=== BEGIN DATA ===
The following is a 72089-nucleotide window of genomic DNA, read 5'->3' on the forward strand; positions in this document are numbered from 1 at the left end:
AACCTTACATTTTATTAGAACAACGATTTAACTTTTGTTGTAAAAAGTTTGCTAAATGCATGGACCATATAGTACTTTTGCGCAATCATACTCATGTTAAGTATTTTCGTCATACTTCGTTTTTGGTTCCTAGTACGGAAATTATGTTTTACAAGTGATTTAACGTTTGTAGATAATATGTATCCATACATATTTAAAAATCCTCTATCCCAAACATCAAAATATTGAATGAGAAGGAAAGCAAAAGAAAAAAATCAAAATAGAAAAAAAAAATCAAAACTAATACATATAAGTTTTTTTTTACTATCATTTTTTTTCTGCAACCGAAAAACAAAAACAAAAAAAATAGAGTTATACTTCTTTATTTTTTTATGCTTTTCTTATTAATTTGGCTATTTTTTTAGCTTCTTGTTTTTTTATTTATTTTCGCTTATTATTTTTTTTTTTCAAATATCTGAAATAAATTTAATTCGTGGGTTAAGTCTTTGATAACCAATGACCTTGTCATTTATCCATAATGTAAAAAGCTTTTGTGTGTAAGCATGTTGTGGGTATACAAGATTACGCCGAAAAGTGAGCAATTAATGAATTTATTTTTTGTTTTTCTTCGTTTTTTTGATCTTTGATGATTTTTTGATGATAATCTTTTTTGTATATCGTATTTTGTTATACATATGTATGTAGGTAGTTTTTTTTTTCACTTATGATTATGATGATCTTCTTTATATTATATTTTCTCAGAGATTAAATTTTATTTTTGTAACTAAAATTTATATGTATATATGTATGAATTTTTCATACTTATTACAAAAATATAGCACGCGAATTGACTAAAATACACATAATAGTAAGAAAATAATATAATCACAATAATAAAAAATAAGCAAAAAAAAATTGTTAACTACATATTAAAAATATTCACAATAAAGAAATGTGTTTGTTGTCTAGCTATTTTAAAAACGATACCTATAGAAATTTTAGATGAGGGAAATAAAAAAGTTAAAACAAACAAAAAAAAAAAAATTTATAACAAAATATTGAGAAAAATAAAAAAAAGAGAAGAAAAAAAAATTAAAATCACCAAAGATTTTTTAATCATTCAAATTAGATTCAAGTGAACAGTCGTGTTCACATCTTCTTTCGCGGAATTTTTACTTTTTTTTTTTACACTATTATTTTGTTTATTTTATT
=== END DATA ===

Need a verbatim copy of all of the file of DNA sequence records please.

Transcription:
The following is a 72089-nucleotide window of genomic DNA, read 5'->3' on the forward strand; positions in this document are numbered from 1 at the left end:
AACCTTACATTTTATTAGAACAACGATTTAACTTTTGTTGTAAAAAGTTTGCTAAATGCATGGACCATATAGTACTTTTGCGCAATCATACTCATGTTAAGTATTTTCGTCATACTTCGTTTTTGGTTCCTAGTACGGAAATTATGTTTTACAAGTGATTTAACGTTTGTAGATAATATGTATCCATACATATTTAAAAATCCTCTATCCCAAACATCAAAATATTGAATGAGAAGGAAAGCAAAAGAAAAAAATCAAAATAGAAAAAAAAAATCAAAACTAATACATATAAGTTTTTTTTTACTATCATTTTTTTTCTGCAACCGAAAAACAAAAACAAAAAAAATAGAGTTATACTTCTTTATTTTTTTATGCTTTTCTTATTAATTTGGCTATTTTTTTAGCTTCTTGTTTTTTTATTTATTTTCGCTTATTATTTTTTTTTTTCAAATATCTGAAATAAATTTAATTCGTGGGTTAAGTCTTTGATAACCAATGACCTTGTCATTTATCCATAATGTAAAAAGCTTTTGTGTGTAAGCATGTTGTGGGTATACAAGATTACGCCGAAAAGTGAGCAATTAATGAATTTATTTTTTGTTTTTCTTCGTTTTTTTGATCTTTGATGATTTTTTGATGATAATCTTTTTTGTATATCGTATTTTGTTATACATATGTATGTAGGTAGTTTTTTTTTTCACTTATGATTATGATGATCTTCTTTATATTATATTTTCTCAGAGATTAAATTTTATTTTTGTAACTAAAATTTATATGTATATATGTATGAATTTTTCATACTTATTACAAAAATATAGCACGCGAATTGACTAAAATACACATAATAGTAAGAAAATAATATAATCACAATAATAAAAAATAAGCAAAAAAAAATTGTTAACTACATATTAAAAATATTCACAATAAAGAAATGTGTTTGTTGTCTAGCTATTTTAAAAACGATACCTATAGAAATTTTAGATGAGGGAAATAAAAAAGTTAAAACAAACAAAAAAAAAAAAATTTATAACAAAATATTGAGAAAAATAAAAAAAAGAGAAGAAAAAAAAATTAAAATCACCAAAGATTTTTTAATCATTCAAATTAGATTCAAGTGAACAGTCGTGTTCACATCTTCTTTCGCGGAATTTTTACTTTTTTTTTTTACACTATTATTTTGTTTATTTTATT